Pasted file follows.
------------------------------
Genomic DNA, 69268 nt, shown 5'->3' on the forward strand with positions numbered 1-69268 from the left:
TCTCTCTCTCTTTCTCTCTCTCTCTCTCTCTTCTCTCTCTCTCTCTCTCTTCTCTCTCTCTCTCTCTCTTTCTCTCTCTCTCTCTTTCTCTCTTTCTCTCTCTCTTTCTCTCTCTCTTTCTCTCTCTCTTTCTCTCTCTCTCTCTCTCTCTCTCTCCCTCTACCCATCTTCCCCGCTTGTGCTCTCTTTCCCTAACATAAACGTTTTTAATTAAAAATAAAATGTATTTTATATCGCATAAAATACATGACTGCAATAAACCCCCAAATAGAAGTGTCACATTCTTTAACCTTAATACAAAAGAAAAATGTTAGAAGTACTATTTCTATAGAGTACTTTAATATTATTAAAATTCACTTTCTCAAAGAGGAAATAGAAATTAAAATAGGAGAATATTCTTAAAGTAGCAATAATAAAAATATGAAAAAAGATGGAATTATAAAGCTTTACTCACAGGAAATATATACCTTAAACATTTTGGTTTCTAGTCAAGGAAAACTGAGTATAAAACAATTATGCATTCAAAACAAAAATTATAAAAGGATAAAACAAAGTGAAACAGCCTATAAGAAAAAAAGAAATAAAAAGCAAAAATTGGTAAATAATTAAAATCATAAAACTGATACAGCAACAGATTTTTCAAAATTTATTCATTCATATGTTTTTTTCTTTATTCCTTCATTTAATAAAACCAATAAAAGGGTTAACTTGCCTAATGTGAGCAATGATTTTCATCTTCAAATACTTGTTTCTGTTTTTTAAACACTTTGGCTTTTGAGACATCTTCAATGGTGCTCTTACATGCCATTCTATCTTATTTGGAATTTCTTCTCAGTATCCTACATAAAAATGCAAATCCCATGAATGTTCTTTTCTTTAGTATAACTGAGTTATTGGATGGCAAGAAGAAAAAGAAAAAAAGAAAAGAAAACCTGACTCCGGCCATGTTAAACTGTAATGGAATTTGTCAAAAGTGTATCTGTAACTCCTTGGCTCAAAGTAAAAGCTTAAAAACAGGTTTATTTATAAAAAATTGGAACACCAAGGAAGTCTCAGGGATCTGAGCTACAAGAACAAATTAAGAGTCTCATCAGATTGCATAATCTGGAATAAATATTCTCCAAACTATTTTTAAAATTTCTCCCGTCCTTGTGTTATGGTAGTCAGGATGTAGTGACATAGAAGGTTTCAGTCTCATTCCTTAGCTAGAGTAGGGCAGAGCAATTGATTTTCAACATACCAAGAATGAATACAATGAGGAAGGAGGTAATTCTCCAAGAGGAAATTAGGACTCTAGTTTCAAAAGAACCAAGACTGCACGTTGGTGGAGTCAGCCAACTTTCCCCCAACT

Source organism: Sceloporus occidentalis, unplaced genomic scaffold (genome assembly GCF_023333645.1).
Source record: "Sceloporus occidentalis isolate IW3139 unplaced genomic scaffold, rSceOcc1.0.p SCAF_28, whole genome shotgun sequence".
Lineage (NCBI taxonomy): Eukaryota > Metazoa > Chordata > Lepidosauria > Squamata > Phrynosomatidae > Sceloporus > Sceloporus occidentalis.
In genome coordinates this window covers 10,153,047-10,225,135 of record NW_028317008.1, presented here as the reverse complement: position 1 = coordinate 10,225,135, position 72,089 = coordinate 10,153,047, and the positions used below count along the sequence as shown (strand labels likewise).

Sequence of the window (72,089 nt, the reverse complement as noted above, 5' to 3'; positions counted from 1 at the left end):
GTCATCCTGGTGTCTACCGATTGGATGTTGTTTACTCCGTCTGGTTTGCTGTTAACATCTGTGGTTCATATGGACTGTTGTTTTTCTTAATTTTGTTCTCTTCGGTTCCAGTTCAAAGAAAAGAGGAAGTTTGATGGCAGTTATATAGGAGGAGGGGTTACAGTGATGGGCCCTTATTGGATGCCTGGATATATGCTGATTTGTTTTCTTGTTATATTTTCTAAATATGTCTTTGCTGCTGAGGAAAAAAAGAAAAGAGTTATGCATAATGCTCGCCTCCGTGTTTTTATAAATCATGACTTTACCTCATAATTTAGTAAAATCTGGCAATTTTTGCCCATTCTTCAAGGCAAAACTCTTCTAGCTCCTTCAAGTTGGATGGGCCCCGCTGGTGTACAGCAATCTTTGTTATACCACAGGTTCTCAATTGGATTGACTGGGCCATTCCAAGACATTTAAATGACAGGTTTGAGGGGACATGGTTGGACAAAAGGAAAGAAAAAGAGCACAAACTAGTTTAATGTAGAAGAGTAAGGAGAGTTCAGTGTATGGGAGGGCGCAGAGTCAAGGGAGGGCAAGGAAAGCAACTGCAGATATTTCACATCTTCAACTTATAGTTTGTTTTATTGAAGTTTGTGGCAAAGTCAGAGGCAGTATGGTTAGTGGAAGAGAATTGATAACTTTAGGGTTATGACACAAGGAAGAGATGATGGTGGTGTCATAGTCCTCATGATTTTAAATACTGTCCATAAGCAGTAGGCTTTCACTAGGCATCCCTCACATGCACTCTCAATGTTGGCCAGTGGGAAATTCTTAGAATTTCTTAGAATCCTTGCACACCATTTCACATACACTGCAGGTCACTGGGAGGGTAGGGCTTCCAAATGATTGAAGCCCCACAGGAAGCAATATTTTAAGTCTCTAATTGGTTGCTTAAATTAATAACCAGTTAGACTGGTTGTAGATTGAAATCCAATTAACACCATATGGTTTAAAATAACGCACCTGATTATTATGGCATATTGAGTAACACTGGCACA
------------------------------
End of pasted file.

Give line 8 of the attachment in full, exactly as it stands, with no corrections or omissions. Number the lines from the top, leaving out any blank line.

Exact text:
GTCATCCTGGTGTCTACCGATTGGATGTTGTTTACTCCGTCTGGTTTGCTGTTAACATCTGTGGTTCATATGGACTGTTGTTTTTCTTAATTTTGTTCTCTTCGGTTCCAGTTCAAAGAAAAGAGGAAGTTTGATGGCAGTTATATAGGAGGAGGGGTTACAGTGATGGGCCCTTATTGGATGCCTGGATATATGCTGATTTGTTTTCTTGTTATATTTTCTAAATATGTCTTTGCTGCTGAGGAAAAAAAGAAAAGAGTTATGCATAATGCTCGCCTCCGTGTTTTTATAAATCATGACTTTACCTCATAATTTAGTAAAATCTGGCAATTTTTGCCCATTCTTCAAGGCAAAACTCTTCTAGCTCCTTCAAGTTGGATGGGCCCCGCTGGTGTACAGCAATCTTTGTTATACCACAGGTTCTCAATTGGATTGACTGGGCCATTCCAAGACATTTAAATGACAGGTTTGAGGGGACATGGTTGGACAAAAGGAAAGAAAAAGAGCACAAACTAGTTTAATGTAGAAGAGTAAGGAGAGTTCAGTGTATGGGAGGGCGCAGAGTCAAGGGAGGGCAAGGAAAGCAACTGCAGATATTTCACATCTTCAACTTATAGTTTGTTTTATTGAAGTTTGTGGCAAAGTCAGAGGCAGTATGGTTAGTGGAAGAGAATTGATAACTTTAGGGTTATGACACAAGGAAGAGATGATGGTGGTGTCATAGTCCTCATGATTTTAAATACTGTCCATAAGCAGTAGGCTTTCACTAGGCATCCCTCACATGCACTCTCAATGTTGGCCAGTGGGAAATTCTTAGAATTTCTTAGAATCCTTGCACACCATTTCACATACACTGCAGGTCACTGGGAGGGTAGGGCTTCCAAATGATTGAAGCCCCACAGGAAGCAATATTTTAAGTCTCTAATTGGTTGCTTAAATTAATAACCAGTTAGACTGGTTGTAGATTGAAATCCAATTAACACCATATGGTTTAAAATAACGCACCTGATTATTATGGCATATTGAGTAACACTGGCACA